There is a long history of academic and industrial interest in the service sector – starting with Adam Smith and continuing right up to the present day. Yet most such interest in service has focused narrowly on marketing or management or economics. With the rise of technology-enabled services, many traditionally manufacturing-based companies have begun to see more and more revenue generated by service operations. So in industry, there was a growing recognition that service innovation is now as important – if not more important than – technology innovation. Yet, service innovation is generally unknown (save for a few economists studying the relationship between investment and innovation in service industries; e.g., GADREY & GALLOUJ). The key to service science is interdisciplinarity, focusing not merely on one aspect of service but rather on service as a system of interacting parts that include people, technology, and business. As such, service science draws on ideas from a number of existing disciplines – including computer science, cognitive science, economics, organizational behavior, human resources management, marketing, operations research, and others – and aims to integrate them into a coherent whole. Definitions of 'service science' can be misleading. An analogy can be made with Computer Science. The success of CS is not in the definition of a basic science (as in physics or chemistry for example) but more in its ability to bring together diverse disciplines, such as mathematics, electronics and psychology to solve problems that require they all be there and talk a language that demonstrates common purpose. Services Science may be the same thing – just bigger – as an interdisciplinary umbrella that enables economists, social scientists, mathematicians, computer scientists and legislators (to name a small subset of the necessary disciplines) to cooperate in order to achieve a larger goal – analysis, construction, management and evolution of the most complex systems we have ever attempted to construct.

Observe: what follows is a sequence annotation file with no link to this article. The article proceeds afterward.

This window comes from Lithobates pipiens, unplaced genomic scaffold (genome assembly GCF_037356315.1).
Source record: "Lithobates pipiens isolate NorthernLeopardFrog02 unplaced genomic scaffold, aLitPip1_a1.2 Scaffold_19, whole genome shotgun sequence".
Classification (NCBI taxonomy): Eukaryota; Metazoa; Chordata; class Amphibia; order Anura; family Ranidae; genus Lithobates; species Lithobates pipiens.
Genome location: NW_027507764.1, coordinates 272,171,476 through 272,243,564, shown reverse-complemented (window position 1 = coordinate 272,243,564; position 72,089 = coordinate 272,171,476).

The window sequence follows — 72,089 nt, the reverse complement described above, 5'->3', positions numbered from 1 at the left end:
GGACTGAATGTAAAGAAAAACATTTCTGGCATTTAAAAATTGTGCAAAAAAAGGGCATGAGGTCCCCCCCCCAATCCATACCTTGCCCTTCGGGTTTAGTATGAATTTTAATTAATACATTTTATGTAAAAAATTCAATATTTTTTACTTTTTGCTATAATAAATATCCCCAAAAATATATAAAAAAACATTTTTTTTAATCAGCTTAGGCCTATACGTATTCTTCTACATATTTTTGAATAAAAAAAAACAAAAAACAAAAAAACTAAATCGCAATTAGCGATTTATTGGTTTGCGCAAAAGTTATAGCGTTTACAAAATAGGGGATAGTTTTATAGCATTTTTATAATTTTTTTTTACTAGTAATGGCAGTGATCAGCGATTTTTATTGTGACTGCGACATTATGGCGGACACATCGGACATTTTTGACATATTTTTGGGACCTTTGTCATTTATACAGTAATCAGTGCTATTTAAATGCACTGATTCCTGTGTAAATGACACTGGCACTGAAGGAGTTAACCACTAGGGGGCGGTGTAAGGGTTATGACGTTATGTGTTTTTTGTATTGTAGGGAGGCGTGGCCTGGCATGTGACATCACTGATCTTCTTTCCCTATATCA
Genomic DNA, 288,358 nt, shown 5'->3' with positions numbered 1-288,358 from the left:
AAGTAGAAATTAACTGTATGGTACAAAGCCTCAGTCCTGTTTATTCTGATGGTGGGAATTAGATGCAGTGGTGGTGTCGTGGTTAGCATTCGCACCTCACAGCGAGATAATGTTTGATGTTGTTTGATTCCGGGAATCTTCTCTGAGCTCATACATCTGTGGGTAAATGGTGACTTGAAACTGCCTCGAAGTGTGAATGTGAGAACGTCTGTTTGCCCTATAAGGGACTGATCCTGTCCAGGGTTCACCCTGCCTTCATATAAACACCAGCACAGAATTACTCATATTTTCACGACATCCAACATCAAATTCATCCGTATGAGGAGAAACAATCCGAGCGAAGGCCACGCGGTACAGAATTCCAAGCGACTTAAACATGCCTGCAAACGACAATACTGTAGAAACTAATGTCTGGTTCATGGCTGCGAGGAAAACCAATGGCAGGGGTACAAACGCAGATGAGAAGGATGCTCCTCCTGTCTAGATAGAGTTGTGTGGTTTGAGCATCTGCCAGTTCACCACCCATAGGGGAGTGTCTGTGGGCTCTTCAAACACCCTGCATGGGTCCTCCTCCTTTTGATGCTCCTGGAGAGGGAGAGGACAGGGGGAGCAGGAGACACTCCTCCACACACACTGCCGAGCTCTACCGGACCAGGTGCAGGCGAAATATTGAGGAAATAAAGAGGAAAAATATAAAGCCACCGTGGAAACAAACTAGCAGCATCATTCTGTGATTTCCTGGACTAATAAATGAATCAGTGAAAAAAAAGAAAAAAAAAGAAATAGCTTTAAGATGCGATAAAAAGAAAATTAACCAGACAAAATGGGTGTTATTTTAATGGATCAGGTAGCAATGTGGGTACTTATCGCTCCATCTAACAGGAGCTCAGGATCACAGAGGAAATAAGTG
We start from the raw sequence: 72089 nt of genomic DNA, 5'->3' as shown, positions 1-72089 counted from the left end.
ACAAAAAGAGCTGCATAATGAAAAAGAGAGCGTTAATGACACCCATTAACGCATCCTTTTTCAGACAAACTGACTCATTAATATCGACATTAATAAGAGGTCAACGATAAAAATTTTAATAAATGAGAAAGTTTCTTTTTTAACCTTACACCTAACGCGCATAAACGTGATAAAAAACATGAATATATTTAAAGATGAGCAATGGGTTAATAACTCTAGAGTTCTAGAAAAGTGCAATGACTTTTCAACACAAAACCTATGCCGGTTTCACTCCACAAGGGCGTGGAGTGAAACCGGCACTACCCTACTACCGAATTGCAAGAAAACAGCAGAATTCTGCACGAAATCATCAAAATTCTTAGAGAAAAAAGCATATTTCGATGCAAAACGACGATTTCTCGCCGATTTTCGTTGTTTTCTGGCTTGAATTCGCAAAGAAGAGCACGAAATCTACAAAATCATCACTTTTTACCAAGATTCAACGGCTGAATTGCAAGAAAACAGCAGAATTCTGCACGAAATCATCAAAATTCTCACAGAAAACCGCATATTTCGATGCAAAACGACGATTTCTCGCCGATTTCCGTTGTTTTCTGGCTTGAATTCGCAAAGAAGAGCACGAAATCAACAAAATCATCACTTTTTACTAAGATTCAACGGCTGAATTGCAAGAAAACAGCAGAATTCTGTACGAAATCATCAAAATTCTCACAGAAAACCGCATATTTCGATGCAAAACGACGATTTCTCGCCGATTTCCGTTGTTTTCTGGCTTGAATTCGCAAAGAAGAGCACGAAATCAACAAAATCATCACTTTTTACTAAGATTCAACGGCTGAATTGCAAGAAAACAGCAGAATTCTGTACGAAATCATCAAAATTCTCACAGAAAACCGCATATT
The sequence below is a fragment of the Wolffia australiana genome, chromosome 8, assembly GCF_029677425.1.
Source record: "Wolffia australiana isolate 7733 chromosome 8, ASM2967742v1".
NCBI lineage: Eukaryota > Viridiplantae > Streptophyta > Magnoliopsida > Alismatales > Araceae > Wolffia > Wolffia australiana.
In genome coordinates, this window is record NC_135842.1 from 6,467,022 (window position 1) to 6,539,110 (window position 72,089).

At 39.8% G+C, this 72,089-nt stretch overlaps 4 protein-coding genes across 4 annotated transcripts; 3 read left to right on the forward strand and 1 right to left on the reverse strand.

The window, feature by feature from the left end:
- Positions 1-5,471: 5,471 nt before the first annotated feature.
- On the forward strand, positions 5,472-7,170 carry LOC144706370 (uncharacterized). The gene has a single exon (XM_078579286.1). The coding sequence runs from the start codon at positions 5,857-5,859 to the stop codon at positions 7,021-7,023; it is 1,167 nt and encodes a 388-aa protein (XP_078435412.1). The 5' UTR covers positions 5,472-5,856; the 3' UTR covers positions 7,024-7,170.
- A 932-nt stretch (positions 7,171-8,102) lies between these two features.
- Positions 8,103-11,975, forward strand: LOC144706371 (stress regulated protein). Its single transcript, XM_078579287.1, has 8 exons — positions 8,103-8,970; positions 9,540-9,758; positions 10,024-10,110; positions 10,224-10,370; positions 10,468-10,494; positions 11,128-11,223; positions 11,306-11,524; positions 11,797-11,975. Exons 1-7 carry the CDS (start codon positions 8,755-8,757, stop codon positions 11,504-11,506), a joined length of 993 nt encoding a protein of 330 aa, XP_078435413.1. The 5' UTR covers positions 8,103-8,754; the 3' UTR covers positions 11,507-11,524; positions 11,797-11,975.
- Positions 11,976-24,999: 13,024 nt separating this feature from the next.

See also[edit]


  1. ^ IfM and IBM (2007) "Succeeding Through Service Innovation: A service perspective for education, research, business and government.", "Cambridge Service Science, Management and Engineering Symposium"
  2. ^ Choudaha, Rahul (2008) "Competency-based curriculum for a master's program in Service Science, Management and Engineering (SSME)", "Doctoral dissertation, University of Denver"
  3. ^ "MIT-NSF Workshop on Smarter Service Systems".
  4. ^ "The Continuing Evolution of Service Science".
  5. ^ Qiu, R. (2009) "Computational Thinking of Service Systems: Dynamics and Adaptiveness Modeling" "INFORMS Service Science Vol 1., No 1."
  6. ^ Spohrer, J., Kwan SK. (2009) "Service Science, Management, Engineering, and Design (SSMED): An Emerging Discipline - Outline & References", International Journal of Information Systems in the Service Sector, Vol. 1, No. 3.
  7. ^ Qiu, R. (2014) "Service Science: The Foundations of Service Engineering and Management", "John Wiley & Sons"
  8. ^ Deb, B. (2012). "Towards a Framework for Service Ontology Evaluation". International Journal of Computer Applications. 48 (5): 12–15. Bibcode:2012IJCA...48e..12D. doi:10.5120/7343-9986.

Further reading[edit]